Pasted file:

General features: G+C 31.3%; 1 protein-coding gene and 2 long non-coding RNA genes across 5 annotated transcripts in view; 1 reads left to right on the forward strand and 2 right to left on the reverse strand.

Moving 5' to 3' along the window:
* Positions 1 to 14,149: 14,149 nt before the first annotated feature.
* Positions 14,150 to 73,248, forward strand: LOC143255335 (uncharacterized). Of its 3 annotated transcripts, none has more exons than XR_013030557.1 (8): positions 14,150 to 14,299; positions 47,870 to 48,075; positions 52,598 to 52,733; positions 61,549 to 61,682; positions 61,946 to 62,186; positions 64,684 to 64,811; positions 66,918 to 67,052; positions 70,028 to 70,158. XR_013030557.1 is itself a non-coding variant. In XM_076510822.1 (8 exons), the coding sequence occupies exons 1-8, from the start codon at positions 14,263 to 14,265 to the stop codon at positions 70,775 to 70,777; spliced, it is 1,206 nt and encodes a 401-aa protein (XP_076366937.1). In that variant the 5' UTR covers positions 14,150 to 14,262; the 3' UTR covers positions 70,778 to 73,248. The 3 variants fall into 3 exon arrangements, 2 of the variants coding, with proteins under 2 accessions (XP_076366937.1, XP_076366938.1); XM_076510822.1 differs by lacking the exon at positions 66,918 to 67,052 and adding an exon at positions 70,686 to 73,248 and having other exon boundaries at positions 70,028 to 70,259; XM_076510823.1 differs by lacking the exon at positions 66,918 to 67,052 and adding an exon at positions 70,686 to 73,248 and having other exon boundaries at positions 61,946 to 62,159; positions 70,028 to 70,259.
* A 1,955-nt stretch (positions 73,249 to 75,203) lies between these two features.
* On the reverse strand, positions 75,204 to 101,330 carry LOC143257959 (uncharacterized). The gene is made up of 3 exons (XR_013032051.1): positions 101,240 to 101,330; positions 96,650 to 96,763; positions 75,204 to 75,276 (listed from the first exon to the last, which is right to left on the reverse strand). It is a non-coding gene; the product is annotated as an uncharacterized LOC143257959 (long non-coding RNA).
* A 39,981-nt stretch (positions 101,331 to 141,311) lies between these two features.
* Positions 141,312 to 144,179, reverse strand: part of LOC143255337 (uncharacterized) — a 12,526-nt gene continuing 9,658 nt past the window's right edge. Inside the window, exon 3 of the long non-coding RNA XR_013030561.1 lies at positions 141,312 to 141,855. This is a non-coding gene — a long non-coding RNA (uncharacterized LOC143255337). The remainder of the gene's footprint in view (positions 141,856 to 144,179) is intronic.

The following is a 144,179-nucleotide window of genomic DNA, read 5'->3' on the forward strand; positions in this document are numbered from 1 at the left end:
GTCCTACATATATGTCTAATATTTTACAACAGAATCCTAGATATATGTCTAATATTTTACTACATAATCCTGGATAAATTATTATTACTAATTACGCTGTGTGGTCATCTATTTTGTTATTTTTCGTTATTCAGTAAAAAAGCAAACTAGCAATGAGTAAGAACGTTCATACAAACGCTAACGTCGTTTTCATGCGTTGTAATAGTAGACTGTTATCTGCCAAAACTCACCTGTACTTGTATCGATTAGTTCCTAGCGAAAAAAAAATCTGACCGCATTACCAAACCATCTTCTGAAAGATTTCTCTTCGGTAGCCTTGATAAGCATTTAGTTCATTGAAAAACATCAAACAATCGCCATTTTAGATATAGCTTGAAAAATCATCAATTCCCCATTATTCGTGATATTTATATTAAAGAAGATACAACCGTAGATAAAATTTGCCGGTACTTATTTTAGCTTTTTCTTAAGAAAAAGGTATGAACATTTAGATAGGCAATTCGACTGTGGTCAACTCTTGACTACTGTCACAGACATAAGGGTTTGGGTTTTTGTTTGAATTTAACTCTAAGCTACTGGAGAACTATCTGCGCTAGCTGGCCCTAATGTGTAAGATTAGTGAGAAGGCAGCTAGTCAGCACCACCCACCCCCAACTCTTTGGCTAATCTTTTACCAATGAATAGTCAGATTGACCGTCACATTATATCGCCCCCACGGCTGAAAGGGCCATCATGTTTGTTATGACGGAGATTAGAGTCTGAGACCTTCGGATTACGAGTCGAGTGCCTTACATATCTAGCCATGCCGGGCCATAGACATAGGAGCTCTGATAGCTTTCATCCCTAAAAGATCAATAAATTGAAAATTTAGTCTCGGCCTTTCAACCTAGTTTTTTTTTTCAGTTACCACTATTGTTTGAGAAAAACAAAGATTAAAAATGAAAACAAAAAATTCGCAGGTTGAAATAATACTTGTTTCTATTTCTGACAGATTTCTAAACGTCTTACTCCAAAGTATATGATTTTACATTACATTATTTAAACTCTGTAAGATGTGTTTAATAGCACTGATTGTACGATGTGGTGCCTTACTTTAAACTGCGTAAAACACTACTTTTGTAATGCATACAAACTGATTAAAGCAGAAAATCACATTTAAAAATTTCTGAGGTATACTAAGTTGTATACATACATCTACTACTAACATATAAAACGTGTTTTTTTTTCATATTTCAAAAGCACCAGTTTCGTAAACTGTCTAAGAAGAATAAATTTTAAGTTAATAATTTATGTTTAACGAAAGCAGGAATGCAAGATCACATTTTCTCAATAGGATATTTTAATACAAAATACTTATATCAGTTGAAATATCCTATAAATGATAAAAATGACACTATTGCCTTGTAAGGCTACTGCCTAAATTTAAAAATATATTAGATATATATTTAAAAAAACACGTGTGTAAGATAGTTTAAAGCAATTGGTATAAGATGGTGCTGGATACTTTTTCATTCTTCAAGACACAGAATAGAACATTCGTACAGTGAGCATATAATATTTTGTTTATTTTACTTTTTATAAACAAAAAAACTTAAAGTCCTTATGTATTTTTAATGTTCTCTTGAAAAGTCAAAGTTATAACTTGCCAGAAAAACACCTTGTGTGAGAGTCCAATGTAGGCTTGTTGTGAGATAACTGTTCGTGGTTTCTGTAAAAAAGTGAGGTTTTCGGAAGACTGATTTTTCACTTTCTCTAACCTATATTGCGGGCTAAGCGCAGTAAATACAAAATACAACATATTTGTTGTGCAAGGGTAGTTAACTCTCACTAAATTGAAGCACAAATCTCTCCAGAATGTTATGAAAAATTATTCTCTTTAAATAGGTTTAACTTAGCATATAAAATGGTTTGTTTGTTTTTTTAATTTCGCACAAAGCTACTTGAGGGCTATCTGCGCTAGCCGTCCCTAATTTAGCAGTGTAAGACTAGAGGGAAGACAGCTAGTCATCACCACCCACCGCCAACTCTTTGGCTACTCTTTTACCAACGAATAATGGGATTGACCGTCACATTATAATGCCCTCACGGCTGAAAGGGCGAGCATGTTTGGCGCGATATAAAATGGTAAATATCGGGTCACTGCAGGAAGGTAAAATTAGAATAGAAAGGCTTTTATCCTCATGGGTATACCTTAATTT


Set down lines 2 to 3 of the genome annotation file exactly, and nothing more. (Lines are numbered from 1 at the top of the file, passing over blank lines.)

Moving 5' to 3' along the window:
* Positions 1 to 14,149: 14,149 nt before the first annotated feature.